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  #1  
Old 08-18-2022, 02:38 PM
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Rktman Rktman is offline
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Default Laser Cutter Recommendations

Hi All, many of you have used or own laser cutters, so any advice or suggestions for a dependable desktop laser cutter would be much appreciated. (Not interested in a CNC machine).

It'll be used primarily to cut 1/16" - 1/4" balsa for gliders. Not sure if it's okay to also laser-cut hollow and solid carbon rods with a thickness of 1/8" but if heating doesn't produce any problems like toxic fumes, I'd also be using it for that purpose too.

Is 40W overkill or is it in the ballpark? A laser cutter with a pass through would be ideal, but if that jacks the price too much, an effective cutting area of 16" long x 3" - 4" wide should handle most if not all of my needs.

Ease of adjustment, whether the manufacturer includes laser cutter control software (not design software, I already have Adobe Illustrator), any maintenance issues, decent customer service and life of the laser tube would also be concerns. I won't need to use it continuously to make kits or anything, just on an as-needed hobby basis for my own projects. I'm looking to get something that doesn't require water-cooling, just air-cooling, and preferably something US-made and serviced. Recommendations?
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  #2  
Old 08-18-2022, 09:29 PM
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Earl Earl is offline
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To be honest at this juncture, I could see getting a laser cutter too; well before a 3-D printer (though I know you are not drawing comparisons here). Lots of ‘news’ about 3-D printers these days, but I still have not seen the output from one (well, one that most hobbiests could afford) that really truly is ready for prime time.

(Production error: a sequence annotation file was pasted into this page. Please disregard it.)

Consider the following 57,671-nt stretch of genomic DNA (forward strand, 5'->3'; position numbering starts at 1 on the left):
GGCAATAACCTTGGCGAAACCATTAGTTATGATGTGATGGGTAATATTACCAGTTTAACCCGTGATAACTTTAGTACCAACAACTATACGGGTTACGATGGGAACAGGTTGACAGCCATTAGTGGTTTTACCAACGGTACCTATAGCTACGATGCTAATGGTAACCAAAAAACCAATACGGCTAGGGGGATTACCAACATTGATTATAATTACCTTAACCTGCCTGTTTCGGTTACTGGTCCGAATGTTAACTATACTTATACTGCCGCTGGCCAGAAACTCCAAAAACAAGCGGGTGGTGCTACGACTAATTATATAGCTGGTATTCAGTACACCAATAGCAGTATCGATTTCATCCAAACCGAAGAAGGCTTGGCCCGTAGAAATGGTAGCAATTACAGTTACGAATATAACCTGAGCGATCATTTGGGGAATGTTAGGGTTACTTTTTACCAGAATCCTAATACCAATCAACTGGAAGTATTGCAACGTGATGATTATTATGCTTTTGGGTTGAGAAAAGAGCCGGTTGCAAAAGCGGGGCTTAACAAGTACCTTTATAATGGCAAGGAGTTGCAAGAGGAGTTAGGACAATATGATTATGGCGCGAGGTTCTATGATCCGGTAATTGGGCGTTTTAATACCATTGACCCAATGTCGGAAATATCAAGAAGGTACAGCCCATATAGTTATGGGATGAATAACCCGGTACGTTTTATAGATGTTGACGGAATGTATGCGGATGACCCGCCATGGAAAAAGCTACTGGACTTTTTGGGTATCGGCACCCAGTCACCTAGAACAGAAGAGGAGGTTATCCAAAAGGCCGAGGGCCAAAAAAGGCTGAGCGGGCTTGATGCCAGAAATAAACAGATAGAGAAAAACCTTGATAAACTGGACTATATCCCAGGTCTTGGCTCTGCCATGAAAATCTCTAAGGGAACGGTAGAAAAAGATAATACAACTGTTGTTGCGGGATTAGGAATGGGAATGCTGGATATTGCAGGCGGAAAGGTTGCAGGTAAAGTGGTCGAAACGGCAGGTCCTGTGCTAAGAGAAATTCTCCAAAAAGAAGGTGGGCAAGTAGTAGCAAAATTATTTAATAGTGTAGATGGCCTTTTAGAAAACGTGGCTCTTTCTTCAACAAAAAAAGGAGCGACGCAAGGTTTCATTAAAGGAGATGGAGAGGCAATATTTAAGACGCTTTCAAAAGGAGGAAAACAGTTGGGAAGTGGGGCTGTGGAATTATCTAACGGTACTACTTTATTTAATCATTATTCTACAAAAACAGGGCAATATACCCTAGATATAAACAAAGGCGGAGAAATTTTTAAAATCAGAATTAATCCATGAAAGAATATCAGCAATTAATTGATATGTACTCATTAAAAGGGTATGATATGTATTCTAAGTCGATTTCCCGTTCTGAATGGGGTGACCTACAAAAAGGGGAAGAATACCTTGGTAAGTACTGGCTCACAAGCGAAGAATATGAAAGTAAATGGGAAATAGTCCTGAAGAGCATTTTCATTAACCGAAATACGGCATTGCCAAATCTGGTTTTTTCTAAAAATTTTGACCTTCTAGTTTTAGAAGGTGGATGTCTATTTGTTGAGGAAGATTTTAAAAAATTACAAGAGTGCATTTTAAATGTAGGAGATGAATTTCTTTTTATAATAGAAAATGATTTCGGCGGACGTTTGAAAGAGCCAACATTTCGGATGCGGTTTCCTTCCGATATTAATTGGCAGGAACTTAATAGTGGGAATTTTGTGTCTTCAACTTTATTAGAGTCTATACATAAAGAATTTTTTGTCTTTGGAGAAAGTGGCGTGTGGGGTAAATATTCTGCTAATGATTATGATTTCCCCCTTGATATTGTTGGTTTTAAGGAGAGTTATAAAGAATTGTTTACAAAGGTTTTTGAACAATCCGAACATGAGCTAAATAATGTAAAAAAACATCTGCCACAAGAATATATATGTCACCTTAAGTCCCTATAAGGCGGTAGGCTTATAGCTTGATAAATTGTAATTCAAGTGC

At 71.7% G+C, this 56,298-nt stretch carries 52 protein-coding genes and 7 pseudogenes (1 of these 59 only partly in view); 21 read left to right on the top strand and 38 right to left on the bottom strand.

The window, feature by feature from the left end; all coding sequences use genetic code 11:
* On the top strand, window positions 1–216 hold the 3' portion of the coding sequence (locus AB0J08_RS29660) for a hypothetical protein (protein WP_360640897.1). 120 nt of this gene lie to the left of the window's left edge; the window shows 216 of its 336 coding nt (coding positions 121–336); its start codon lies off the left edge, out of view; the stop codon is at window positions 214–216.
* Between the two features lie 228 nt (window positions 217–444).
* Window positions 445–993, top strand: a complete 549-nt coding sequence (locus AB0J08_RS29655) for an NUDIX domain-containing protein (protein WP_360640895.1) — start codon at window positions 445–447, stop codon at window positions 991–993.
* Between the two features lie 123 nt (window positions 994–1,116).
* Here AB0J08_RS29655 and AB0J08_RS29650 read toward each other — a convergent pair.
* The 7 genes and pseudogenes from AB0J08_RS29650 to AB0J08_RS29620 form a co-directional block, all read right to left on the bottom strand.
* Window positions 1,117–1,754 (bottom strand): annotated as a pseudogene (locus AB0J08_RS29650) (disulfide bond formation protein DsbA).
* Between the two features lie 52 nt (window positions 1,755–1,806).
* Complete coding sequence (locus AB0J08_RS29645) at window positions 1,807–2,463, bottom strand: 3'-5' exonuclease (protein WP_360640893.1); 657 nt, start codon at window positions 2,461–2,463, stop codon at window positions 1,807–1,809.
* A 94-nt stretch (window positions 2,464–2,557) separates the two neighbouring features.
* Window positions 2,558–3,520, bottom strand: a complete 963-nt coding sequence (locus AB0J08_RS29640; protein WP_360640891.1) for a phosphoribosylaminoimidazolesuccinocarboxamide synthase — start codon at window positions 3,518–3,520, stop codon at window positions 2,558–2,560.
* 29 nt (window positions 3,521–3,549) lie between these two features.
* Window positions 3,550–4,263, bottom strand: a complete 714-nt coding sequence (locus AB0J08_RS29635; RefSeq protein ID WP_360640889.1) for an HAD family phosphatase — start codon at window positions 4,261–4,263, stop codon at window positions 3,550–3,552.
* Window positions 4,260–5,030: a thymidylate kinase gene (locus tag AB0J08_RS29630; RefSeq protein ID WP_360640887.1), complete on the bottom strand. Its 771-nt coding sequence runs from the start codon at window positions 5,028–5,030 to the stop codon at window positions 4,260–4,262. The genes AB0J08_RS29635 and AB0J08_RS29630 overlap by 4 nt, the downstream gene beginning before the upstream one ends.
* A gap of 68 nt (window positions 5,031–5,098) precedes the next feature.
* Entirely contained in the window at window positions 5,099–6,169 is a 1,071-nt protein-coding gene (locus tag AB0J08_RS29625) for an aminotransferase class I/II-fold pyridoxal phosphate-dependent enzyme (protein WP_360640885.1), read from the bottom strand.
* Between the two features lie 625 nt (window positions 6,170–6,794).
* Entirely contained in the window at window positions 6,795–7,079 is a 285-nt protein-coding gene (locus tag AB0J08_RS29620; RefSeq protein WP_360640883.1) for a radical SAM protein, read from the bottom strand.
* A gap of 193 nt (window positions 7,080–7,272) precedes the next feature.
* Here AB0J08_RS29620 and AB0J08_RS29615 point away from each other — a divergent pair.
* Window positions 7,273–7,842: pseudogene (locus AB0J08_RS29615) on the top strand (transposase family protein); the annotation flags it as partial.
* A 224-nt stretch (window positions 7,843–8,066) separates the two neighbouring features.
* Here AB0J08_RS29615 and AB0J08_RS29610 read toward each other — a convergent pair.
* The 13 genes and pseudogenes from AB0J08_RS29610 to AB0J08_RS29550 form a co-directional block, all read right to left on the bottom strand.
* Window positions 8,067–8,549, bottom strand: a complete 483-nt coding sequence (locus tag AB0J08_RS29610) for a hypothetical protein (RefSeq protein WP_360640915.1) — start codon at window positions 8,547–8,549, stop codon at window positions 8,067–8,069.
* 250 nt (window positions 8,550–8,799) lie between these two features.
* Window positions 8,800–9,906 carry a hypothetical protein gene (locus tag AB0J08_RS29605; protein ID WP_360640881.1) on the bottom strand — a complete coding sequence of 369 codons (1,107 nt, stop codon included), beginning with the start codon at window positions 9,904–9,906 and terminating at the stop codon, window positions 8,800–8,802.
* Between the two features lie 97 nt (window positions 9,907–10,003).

A laser cutter however seems like something many of us could use and use effectively and productively.

So, yes, I too would be interested in hearing any recommendations anyone has relative to the general specs outlined above.

Earl
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  #3  
Old 08-19-2022, 12:18 PM
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LeeR LeeR is offline
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My experience with laser cutting almost 10 years ago still has me wanting to own one prior to buying a 3D printer. I worked for a small engineering prototyping shop. I used a large Epilog Laser, and used it personally to cut centering rings and fins, and also lots of other materials like acrylic, poster board, and leather, for work. My only regret is not making a LOT more centering rings before I retired!

I recently bought 3D printed fins from Boyce Aerospace for an old Estes Maxi Honest John. They required very little sanding, prior to priming. I have not completed the build, I still must build the launch lug carriers. But the look and fit is so much better than the vacuformed fins.

I think my choice of laser over 3D printer is that I tend to make parts from wood when possible, and will likely keep buying commercially available 3D parts for detailed parts.
I have used CNC for cutting wood, but laser is still my preferred tool for things like centering rings and fins. I also have a wood lathe and enjoy turning nose cones, transitions, nose blocks, and tail cones or engine nacelles.
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  #4  
Old 11-13-2023, 02:26 PM